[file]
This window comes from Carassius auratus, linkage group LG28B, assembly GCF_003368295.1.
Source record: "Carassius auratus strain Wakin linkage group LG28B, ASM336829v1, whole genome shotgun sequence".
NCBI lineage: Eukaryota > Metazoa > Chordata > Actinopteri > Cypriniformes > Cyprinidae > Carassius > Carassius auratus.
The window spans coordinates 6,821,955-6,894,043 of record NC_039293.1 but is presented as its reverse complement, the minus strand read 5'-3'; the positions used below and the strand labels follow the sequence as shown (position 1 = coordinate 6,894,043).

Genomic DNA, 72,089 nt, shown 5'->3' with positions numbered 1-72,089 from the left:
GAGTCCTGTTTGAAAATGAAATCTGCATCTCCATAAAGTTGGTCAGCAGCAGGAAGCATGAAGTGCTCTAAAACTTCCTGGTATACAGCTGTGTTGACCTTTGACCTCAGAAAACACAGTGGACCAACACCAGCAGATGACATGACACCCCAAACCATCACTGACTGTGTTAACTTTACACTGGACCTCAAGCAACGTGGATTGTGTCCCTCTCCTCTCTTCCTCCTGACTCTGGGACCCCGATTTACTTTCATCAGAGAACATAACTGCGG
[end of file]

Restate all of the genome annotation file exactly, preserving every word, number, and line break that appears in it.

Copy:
This window comes from Carassius auratus, linkage group LG28B, assembly GCF_003368295.1.
Source record: "Carassius auratus strain Wakin linkage group LG28B, ASM336829v1, whole genome shotgun sequence".
NCBI lineage: Eukaryota > Metazoa > Chordata > Actinopteri > Cypriniformes > Cyprinidae > Carassius > Carassius auratus.
The window spans coordinates 6,821,955-6,894,043 of record NC_039293.1 but is presented as its reverse complement, the minus strand read 5'-3'; the positions used below and the strand labels follow the sequence as shown (position 1 = coordinate 6,894,043).

Genomic DNA, 72,089 nt, shown 5'->3' with positions numbered 1-72,089 from the left:
GAGTCCTGTTTGAAAATGAAATCTGCATCTCCATAAAGTTGGTCAGCAGCAGGAAGCATGAAGTGCTCTAAAACTTCCTGGTATACAGCTGTGTTGACCTTTGACCTCAGAAAACACAGTGGACCAACACCAGCAGATGACATGACACCCCAAACCATCACTGACTGTGTTAACTTTACACTGGACCTCAAGCAACGTGGATTGTGTCCCTCTCCTCTCTTCCTCCTGACTCTGGGACCCCGATTTACTTTCATCAGAGAACATAACTGCGG